“I just know it’s going to work.” That is one of the most common answers I get when I am asked to help a new client or existing client introduce a new product or service. Nothing else is needed, they are ready to develop a marketing plan, fund it and immediately sell their product /service.
When I ask, “How do you know your target market will accept you new product/service?” the answer is the same, “I just know they need it”. My follow-up suggestion is to do some market research and validate the need and price point that the company needs to make a reasonable profit.
For many small businesses market research or “validation” of a new product appears to be a task that they don’t want to tackle. Excuses range from, “It takes too long.” To, “I don’t have the knowhow.”
Understanding that it’s important to “strike while the iron is hot”, especially when the enthusiasm is high, time is of the essence, or quick cash flow is a major need, we designed a short validation process. No, it’s not going to be completed in an afternoon; and yes, time and effort are still requirements needed to obtain credible results.
The steps are as follows:
- Write a brief description of the idea, product or service and why you think it is a viable endeavor.
- Describe your target market:
- Who it is?
- Where is it?
- How many prospects in that target market?
- What benefits will you provide to your target market that they can’t get anywhere else?
- Are there any similar products or services on the market?
- From your target market select ten prospects (have an additional 10 as back-up) for a personal presentation.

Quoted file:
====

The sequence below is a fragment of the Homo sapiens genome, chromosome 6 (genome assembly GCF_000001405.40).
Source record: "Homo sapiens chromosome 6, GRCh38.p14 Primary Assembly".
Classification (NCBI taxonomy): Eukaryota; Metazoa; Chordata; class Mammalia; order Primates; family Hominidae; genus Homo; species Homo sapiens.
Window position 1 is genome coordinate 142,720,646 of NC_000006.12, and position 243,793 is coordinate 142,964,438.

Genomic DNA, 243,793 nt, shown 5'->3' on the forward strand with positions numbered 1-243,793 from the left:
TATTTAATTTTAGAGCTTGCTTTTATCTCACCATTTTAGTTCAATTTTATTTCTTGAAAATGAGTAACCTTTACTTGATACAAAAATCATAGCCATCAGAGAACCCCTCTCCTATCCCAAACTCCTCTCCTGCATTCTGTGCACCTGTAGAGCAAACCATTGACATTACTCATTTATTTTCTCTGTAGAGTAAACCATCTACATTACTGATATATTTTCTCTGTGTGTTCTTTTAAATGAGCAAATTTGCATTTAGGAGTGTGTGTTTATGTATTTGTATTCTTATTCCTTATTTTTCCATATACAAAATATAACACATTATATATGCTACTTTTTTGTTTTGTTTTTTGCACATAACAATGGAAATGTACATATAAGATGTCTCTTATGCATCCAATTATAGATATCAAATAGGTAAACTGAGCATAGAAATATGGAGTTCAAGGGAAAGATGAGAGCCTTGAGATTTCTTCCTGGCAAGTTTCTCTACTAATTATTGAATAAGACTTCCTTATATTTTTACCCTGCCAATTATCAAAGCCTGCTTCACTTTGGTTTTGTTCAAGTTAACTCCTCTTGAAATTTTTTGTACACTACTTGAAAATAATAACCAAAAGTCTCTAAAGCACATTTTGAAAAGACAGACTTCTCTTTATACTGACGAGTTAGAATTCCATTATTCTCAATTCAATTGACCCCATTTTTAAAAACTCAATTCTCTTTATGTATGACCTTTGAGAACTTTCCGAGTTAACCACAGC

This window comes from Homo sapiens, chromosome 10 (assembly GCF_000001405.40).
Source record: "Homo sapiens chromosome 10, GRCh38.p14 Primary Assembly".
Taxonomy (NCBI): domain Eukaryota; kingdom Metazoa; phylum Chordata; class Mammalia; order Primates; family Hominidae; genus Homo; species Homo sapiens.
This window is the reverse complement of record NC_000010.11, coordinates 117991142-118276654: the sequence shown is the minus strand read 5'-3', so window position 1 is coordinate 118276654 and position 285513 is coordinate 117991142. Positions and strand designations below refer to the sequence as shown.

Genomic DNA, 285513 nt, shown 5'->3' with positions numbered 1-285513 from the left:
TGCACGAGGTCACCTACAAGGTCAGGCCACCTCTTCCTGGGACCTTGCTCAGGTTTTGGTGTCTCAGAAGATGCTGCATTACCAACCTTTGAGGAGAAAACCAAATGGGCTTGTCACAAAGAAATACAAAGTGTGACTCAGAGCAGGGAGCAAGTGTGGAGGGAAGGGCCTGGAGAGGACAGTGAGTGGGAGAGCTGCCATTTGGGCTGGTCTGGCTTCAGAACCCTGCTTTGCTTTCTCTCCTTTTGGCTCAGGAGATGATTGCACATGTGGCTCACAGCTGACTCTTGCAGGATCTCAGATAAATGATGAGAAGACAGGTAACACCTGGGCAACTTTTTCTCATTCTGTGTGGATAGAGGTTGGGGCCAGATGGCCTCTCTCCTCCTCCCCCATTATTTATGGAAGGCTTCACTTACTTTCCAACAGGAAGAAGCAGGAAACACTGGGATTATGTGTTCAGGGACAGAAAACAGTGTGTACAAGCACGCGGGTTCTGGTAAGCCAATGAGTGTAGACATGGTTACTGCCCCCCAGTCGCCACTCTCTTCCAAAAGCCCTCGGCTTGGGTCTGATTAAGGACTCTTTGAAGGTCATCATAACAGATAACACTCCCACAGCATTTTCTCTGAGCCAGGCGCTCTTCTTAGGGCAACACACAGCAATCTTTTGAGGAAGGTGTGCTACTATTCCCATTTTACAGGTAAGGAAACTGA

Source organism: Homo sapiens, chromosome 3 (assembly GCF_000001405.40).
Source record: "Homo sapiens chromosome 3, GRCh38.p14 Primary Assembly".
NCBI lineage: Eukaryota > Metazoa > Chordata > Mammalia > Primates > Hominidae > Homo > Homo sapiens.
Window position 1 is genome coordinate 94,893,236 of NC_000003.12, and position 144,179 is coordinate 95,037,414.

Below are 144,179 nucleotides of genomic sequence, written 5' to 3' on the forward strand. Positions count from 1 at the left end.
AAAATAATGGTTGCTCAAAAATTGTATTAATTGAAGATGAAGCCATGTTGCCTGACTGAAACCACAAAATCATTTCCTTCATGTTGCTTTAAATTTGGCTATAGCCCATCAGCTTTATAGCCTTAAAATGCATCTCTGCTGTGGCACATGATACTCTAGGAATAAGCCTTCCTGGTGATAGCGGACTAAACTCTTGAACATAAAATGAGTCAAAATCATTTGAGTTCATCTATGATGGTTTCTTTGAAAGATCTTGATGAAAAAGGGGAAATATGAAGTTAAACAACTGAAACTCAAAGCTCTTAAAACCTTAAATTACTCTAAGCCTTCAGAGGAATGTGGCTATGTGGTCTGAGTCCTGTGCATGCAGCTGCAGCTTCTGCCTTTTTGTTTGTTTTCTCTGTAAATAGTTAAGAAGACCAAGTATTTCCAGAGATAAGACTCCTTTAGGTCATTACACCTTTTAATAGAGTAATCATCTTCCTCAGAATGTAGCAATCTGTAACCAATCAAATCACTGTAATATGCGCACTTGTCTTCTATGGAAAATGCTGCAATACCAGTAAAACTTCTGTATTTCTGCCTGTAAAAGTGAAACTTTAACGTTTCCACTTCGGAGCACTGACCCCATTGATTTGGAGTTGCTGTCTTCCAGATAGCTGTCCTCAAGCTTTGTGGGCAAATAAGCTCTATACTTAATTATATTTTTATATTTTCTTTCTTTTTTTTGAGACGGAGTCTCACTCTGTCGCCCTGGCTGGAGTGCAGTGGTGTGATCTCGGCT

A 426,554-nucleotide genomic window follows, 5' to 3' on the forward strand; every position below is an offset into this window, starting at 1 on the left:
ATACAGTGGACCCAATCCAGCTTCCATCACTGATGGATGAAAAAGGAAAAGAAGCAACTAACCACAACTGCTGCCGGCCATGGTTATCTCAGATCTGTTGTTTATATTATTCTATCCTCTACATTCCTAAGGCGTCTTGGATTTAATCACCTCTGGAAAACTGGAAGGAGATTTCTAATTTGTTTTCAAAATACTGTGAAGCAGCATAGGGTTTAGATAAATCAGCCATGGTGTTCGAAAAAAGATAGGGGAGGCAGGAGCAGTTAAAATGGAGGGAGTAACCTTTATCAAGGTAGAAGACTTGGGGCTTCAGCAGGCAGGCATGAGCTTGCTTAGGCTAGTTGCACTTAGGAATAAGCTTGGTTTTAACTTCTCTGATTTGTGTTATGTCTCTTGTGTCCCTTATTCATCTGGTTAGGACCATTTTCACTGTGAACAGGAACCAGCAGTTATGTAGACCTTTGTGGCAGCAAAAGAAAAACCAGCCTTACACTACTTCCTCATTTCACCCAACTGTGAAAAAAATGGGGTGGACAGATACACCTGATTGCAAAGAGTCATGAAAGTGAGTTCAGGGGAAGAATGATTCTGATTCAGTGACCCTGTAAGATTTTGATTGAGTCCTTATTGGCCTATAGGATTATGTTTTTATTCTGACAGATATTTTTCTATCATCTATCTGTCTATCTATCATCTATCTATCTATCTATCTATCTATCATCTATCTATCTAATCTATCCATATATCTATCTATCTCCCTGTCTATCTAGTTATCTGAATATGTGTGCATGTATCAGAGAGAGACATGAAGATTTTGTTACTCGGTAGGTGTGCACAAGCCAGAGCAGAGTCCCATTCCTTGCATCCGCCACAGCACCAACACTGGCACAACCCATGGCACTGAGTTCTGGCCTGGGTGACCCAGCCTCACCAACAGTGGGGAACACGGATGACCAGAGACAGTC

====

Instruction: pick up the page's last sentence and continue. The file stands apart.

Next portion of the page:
- Prepare for the presentation:
- Have a personal story to share (includes both you and your company)
- Write a short narrative on the specific benefits that can be obtained: increased profit, time savings, ease of use, etc….
- Write down the following:
- The initial greeting
- Prepare the presentation format (visual, brochures, etc.). Allow 20 minutes for the presentation and then open to questions.
- Write down the appointment setting approach: why should time be taken to listen to another “sales pitch”?
- Pick up the phone and set up ten appointments in the next two weeks.
- During the appointment, listen more than you talk and take notes.
- At the end of two weeks review the results of your meetings. List the good and bad comments, and any other concerns that were expressed.
Carefully evaluate the results with your support team and either go full speed ahead; tweak the just completed process and spend another two weeks in the field or drop it altogether.
Validate your actions before implementing them to greatly increase your chances for success.
Nick J. Petra CFP When conducting this research method other operational and marketing ideas surface. Let us help you through this process. www.strategicduck.com
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